Web Content Accessibility Guidelines (also called as WCAG) are freely available online. WCAG 2.0 was published on 11 December 2008. WCAG 2.1 was published on 5 June 2018. WCAG 2.2 is scheduled to be published in 2021. These rules incorporate testable “success criteria” so individuals can estimate how accessible their website is.
There are 3 levels of WCAG compliance: A (lowest), AA, and AAA (highest).
100% compliance with WCAG 2.0 is incredibly difficult, so AA is considered the worldwide standard for web accessibility.
The Worldwide Web Consortium (W3C), an international group of experts providing best practices and policies for a usable and efficient web, authored guidelines that have become the gold standard for web accessibility across the globe. These norms develop as innovation advances and address numerous pieces of figuring, yet the most applicable current norm for web creators is the Web Content Accessibility Guidelines Version 2.0 AA (WCAG 2.0 AA). Many countries, including the U.S., use WCAG 2.0 AA as a baseline for legal cases and regulations concerning web accessibility.
8 Tips to Website (WordPress) Accessibility
Tip 1: Design & Layout
The design of your site will take a major part in WordPress accessibility. This chooses how users navigate and explore all the substance on your site. Your design will choose where the pieces of your site are put, similar to your navigation menus, headings, symbols (icons), and text, just as how they work.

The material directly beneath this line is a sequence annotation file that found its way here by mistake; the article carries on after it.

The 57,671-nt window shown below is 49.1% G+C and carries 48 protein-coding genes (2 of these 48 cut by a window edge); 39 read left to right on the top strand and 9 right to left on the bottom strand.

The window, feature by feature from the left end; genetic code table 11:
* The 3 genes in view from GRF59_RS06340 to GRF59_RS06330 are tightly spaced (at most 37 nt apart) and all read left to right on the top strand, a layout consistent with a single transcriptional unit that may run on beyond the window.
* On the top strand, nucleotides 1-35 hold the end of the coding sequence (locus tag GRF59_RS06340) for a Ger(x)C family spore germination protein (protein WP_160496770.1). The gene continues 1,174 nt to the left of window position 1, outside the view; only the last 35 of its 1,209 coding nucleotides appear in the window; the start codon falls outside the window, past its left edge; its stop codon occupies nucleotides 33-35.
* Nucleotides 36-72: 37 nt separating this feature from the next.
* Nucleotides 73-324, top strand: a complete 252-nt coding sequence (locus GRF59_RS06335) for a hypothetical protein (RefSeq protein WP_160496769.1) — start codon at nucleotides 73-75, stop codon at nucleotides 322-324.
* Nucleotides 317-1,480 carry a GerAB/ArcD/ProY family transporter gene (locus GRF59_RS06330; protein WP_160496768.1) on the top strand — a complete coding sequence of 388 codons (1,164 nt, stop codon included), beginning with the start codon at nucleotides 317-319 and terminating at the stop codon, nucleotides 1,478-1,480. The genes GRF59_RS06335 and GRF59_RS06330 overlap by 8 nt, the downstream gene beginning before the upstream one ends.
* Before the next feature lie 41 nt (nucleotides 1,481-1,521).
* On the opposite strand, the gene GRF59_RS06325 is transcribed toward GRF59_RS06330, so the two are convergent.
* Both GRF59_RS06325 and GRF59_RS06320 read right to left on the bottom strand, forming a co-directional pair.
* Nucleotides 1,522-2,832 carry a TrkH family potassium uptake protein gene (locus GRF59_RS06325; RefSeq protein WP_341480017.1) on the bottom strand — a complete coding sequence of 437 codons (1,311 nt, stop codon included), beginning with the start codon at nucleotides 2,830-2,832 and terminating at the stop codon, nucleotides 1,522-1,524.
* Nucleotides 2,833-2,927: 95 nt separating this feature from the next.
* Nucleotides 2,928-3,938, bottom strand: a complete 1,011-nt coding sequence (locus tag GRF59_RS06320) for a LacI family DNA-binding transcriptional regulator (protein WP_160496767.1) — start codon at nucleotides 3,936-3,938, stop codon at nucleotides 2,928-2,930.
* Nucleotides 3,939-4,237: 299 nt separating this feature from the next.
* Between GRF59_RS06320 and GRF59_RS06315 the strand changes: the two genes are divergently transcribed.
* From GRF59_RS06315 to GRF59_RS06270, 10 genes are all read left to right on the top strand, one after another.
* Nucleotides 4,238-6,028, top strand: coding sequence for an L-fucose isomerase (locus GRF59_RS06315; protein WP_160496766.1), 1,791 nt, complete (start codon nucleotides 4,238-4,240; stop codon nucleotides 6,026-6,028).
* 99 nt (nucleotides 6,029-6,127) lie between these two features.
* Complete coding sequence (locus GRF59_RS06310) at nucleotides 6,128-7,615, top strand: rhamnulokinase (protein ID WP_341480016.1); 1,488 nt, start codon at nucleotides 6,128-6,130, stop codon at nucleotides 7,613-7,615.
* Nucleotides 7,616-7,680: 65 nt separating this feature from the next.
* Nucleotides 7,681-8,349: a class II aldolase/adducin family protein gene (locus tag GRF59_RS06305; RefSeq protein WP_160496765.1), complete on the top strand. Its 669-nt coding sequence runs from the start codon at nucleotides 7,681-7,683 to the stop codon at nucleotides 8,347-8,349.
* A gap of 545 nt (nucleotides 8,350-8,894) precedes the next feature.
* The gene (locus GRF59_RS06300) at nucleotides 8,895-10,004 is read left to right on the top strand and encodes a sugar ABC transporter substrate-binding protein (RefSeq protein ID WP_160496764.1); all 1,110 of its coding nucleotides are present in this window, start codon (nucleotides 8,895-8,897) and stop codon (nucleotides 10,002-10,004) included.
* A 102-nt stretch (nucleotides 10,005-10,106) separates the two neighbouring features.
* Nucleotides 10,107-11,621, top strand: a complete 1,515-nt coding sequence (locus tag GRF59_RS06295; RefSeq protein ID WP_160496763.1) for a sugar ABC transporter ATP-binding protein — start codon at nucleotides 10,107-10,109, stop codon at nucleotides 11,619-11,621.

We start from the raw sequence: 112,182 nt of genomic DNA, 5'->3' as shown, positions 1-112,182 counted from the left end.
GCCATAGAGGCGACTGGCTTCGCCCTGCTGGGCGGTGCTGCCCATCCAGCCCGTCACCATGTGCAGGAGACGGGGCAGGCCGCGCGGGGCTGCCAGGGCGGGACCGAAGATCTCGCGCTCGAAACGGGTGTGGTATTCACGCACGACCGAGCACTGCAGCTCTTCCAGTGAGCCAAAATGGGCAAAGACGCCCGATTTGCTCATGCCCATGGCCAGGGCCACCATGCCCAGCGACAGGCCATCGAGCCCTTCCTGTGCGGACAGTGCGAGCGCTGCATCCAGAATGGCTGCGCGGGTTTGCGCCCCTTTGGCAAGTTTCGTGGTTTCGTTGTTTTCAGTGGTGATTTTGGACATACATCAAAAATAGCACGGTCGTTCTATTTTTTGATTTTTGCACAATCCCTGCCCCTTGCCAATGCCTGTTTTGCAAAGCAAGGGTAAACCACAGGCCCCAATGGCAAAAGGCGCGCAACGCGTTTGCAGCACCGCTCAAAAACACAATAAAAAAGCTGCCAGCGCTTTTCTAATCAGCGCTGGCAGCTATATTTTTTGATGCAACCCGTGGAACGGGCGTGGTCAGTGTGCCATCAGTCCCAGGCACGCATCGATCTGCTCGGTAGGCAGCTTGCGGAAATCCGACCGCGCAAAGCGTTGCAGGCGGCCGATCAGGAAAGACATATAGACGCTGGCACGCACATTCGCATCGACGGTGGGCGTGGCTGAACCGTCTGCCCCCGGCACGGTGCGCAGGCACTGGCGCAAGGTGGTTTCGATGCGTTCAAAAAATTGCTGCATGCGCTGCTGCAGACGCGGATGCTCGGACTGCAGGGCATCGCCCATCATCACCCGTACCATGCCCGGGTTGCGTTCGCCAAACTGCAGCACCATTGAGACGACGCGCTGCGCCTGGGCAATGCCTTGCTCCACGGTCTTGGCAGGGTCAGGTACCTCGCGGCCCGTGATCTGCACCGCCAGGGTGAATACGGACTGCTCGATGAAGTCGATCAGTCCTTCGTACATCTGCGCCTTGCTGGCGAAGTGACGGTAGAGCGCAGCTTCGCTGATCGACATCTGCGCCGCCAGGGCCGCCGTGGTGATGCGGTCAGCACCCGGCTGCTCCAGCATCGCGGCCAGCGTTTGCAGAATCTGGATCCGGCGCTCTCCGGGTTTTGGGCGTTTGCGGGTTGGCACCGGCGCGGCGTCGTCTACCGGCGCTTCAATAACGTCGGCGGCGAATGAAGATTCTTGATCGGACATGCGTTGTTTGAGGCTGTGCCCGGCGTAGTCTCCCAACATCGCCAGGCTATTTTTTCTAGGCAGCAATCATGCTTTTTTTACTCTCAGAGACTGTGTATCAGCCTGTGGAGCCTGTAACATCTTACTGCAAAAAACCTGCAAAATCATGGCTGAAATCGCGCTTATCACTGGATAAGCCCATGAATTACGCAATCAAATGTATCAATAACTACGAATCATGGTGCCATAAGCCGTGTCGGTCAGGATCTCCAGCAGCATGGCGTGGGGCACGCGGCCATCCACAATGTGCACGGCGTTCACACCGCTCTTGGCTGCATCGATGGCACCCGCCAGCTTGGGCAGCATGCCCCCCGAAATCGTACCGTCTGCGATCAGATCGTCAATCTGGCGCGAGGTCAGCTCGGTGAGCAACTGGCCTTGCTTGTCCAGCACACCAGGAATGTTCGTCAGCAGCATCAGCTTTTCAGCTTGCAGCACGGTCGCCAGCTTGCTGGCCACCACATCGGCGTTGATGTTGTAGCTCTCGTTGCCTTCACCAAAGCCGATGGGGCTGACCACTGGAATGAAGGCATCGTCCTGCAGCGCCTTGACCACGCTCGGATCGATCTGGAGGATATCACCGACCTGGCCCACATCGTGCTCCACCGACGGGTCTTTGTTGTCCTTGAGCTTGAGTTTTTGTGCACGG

WordPress websites are built around themes and plugins, and beginning with a theme that is confirmed accessible will make your design a lot simpler. These WordPress accessibility-ready themes are continuously updated by the WordPress community and examined for accessibility.
Tip 2: Color Contrast
There are more than 2.7 million color blind people in the world. These people have one of three types of color blindness: total color blindness, two-color vision, and deficient color vision. To be sure that your website design works with or without color, be conscious of color ratios and contrast.
Utilize high-contrast color options, like as black and white, to make your website more readable. The WCAG 2.0 recommends a contrast ratio of 4.5:1 for body text. If your website still needs a little more flair, you can lean on the use of patterns or textures to further increase contrast.
Tip 3: Image ALT Text
Image ALT text describes the appearance and function of an image on a page.
It was originally designed to increase accessibility since screen readers are not able to interpret an image without ALT text. However, it has since been used as part of SEO strategies with targeted keywords to be identified and recognized by search engine crawlers.